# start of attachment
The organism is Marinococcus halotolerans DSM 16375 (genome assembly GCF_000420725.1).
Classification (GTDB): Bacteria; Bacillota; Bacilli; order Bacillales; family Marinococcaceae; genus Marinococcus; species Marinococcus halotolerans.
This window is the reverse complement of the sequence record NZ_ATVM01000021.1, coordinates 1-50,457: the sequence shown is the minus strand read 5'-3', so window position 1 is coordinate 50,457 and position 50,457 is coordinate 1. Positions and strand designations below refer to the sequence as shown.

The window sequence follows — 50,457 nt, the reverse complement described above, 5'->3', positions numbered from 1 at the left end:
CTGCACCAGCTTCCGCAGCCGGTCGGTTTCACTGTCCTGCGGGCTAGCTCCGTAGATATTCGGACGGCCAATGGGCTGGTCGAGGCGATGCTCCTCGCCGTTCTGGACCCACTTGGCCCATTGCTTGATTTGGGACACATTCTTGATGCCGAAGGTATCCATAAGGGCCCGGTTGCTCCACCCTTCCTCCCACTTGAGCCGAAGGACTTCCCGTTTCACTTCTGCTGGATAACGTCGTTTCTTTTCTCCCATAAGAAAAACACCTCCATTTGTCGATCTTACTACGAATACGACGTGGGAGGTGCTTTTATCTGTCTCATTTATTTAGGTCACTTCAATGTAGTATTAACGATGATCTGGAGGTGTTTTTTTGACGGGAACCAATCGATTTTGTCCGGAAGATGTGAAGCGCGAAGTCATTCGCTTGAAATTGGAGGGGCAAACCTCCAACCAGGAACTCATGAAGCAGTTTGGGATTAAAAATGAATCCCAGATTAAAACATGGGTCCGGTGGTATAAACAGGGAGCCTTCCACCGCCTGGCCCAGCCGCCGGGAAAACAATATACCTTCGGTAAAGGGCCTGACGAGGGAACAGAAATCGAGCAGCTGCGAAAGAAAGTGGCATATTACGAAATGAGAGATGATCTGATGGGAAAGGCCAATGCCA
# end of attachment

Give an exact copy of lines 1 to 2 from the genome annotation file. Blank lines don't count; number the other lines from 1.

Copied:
The organism is Marinococcus halotolerans DSM 16375 (genome assembly GCF_000420725.1).
Classification (GTDB): Bacteria; Bacillota; Bacilli; order Bacillales; family Marinococcaceae; genus Marinococcus; species Marinococcus halotolerans.